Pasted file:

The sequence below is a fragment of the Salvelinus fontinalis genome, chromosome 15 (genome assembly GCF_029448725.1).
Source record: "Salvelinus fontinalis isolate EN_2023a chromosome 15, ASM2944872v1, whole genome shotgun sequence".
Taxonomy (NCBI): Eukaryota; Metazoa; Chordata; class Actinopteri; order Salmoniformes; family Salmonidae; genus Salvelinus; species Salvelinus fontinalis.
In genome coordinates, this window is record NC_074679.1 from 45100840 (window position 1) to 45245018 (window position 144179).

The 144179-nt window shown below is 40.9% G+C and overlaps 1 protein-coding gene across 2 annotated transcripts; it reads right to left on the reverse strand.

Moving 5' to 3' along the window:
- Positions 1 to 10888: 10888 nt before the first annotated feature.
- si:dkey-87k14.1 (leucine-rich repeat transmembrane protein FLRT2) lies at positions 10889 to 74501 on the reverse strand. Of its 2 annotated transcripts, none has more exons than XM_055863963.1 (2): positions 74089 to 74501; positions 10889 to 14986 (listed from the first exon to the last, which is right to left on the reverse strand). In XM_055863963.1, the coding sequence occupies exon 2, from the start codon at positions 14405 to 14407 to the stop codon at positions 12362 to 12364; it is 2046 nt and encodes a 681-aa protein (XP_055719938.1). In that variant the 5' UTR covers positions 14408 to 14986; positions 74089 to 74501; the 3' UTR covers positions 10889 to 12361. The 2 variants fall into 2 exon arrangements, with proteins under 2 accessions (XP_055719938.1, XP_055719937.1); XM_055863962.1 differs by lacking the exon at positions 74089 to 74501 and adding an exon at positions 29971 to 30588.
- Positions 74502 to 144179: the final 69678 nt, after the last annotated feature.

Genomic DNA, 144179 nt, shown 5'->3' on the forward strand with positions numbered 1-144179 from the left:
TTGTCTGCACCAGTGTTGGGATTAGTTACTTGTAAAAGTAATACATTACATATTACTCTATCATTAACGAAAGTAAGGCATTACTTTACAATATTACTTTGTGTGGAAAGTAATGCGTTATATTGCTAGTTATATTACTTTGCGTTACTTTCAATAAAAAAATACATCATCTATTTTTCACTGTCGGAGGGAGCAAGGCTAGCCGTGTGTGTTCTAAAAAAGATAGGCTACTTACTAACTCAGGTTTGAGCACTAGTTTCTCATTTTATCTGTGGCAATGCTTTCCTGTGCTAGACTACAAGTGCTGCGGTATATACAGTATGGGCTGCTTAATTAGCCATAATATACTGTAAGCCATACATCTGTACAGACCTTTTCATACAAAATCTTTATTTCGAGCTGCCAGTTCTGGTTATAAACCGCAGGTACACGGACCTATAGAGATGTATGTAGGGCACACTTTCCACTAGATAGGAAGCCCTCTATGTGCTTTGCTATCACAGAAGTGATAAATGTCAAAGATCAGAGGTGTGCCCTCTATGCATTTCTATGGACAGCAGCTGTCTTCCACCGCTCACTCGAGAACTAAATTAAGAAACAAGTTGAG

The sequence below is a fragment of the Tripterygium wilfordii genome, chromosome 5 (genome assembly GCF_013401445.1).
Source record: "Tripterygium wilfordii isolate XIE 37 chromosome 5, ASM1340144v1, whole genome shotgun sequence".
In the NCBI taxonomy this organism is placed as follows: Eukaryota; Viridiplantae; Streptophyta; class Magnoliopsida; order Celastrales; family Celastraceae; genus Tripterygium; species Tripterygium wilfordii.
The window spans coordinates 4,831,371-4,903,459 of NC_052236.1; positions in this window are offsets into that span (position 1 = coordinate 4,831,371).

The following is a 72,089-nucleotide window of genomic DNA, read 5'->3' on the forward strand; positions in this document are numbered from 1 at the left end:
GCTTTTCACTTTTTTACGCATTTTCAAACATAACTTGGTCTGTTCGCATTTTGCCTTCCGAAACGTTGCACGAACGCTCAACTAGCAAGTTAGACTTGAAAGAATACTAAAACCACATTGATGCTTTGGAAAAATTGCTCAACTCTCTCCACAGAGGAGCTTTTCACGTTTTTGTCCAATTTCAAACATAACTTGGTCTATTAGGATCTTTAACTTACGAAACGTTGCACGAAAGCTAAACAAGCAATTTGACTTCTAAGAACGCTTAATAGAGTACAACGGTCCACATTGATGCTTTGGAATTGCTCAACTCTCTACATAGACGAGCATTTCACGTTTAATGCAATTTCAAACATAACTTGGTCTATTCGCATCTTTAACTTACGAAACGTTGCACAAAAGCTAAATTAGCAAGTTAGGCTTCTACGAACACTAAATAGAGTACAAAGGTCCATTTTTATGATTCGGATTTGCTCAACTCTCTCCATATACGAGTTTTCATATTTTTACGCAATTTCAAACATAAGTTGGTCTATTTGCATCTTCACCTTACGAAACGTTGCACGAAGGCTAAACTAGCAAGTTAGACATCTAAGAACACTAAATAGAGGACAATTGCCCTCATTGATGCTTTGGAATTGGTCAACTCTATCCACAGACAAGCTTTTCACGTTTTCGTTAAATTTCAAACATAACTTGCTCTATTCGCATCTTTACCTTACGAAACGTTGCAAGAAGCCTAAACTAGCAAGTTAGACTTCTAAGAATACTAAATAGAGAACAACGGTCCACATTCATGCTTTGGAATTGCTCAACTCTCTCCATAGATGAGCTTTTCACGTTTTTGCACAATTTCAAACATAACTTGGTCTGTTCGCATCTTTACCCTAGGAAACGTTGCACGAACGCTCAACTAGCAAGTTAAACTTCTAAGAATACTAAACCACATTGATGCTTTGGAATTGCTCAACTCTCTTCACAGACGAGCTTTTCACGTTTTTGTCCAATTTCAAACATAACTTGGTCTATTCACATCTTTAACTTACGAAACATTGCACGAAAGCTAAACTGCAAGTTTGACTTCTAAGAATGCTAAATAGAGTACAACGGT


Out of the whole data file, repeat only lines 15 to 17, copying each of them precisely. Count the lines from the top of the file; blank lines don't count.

The window spans coordinates 4,831,371-4,903,459 of NC_052236.1; positions in this window are offsets into that span (position 1 = coordinate 4,831,371).

The following is a 72,089-nucleotide window of genomic DNA, read 5'->3' on the forward strand; positions in this document are numbered from 1 at the left end:
GCTTTTCACTTTTTTACGCATTTTCAAACATAACTTGGTCTGTTCGCATTTTGCCTTCCGAAACGTTGCACGAACGCTCAACTAGCAAGTTAGACTTGAAAGAATACTAAAACCACATTGATGCTTTGGAAAAATTGCTCAACTCTCTCCACAGAGGAGCTTTTCACGTTTTTGTCCAATTTCAAACATAACTTGGTCTATTAGGATCTTTAACTTACGAAACGTTGCACGAAAGCTAAACAAGCAATTTGACTTCTAAGAACGCTTAATAGAGTACAACGGTCCACATTGATGCTTTGGAATTGCTCAACTCTCTACATAGACGAGCATTTCACGTTTAATGCAATTTCAAACATAACTTGGTCTATTCGCATCTTTAACTTACGAAACGTTGCACAAAAGCTAAATTAGCAAGTTAGGCTTCTACGAACACTAAATAGAGTACAAAGGTCCATTTTTATGATTCGGATTTGCTCAACTCTCTCCATATACGAGTTTTCATATTTTTACGCAATTTCAAACATAAGTTGGTCTATTTGCATCTTCACCTTACGAAACGTTGCACGAAGGCTAAACTAGCAAGTTAGACATCTAAGAACACTAAATAGAGGACAATTGCCCTCATTGATGCTTTGGAATTGGTCAACTCTATCCACAGACAAGCTTTTCACGTTTTCGTTAAATTTCAAACATAACTTGCTCTATTCGCATCTTTACCTTACGAAACGTTGCAAGAAGCCTAAACTAGCAAGTTAGACTTCTAAGAATACTAAATAGAGAACAACGGTCCACATTCATGCTTTGGAATTGCTCAACTCTCTCCATAGATGAGCTTTTCACGTTTTTGCACAATTTCAAACATAACTTGGTCTGTTCGCATCTTTACCCTAGGAAACGTTGCACGAACGCTCAACTAGCAAGTTAAACTTCTAAGAATACTAAACCACATTGATGCTTTGGAATTGCTCAACTCTCTTCACAGACGAGCTTTTCACGTTTTTGTCCAATTTCAAACATAACTTGGTCTATTCACATCTTTAACTTACGAAACATTGCACGAAAGCTAAACTGCAAGTTTGACTTCTAAGAATGCTAAATAGAGTACAACGGT